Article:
One of the movie’s great strengths is its dialogue. This is a family that doesn’t mince words, and they ‘re very comfortable taking low shots at each other on a regular basis. It serves to demonstrate how close they truly are, and how much they stand to lose if and when the looming tragedy should strike.
It is, however, a comedy, so don’t expect things to get too out of hand.
Structurally, the three roads (one for each brother) split apart rather than come together, at the climax. Each is off doing his own (potentially disastrous) thing. Now’s the time to bring up the fact that luck (good or bad) is a recurring theme in the picture. The father had a long history of gambling, and gambling poorly. ‘Nuts’ once made a career of fixed fights. The only real flaw here is how big a factor luck plays in the climax.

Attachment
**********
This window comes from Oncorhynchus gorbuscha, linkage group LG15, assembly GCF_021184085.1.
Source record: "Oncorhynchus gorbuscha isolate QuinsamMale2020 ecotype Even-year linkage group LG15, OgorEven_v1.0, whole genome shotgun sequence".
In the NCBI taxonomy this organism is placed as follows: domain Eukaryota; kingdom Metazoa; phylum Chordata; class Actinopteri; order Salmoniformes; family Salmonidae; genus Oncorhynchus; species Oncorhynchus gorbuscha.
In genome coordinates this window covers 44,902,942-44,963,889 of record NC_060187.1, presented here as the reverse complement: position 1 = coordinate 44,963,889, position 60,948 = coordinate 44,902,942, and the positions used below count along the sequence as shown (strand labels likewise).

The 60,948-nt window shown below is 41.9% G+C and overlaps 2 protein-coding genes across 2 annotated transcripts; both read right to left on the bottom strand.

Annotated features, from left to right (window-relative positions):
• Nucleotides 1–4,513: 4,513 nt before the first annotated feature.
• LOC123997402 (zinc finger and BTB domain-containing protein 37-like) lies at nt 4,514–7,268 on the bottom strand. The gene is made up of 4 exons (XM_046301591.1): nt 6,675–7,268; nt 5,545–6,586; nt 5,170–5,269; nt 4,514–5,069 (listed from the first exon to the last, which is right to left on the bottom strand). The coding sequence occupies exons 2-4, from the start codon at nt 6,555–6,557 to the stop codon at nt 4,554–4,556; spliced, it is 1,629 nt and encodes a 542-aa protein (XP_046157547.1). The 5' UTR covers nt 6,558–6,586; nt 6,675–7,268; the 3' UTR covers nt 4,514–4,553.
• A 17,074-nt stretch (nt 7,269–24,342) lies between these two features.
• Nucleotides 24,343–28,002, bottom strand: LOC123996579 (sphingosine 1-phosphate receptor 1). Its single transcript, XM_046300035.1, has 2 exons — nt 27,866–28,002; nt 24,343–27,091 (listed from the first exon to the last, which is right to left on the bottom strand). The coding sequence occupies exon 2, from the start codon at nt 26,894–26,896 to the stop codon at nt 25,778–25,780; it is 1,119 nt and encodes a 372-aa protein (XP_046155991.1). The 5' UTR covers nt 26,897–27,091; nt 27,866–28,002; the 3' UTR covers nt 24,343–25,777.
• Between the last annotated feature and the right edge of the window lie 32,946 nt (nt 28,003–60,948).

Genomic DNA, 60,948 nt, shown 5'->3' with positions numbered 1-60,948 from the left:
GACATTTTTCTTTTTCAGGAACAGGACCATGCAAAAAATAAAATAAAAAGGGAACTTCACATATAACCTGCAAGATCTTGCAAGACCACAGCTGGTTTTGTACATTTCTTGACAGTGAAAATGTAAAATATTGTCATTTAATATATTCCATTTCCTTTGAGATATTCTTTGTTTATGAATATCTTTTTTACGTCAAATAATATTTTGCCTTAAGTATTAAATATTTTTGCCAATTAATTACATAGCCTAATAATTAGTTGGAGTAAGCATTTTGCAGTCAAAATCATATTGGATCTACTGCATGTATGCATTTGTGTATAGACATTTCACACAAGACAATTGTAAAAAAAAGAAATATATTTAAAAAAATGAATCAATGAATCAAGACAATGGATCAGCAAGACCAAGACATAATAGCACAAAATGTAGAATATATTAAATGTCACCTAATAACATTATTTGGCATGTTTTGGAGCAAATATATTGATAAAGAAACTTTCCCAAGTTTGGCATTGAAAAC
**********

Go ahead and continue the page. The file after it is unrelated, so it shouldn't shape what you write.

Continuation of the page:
We should want our heroes to succeed through their wits, or hard work, or skill. Their choices should decide their fates. A deus ex machinaending for one seems unlikely. Three of them at once strains belief.
Still. I maintain that the movie works. Sobol plays with expectations sharply, including characters like an articulate and jovial murderous thug. Such gems deserve your attention.
When it hits theaters later this summer, I suggest you check it out. You’ll laugh, you’ll cringe, you’ll have a great time. Jonathan Sobol knows his craft and it shows. I look forward to whatever he comes up with next.
GenArt does indeed play throughout the weekend into next week. The full schedule can be found here.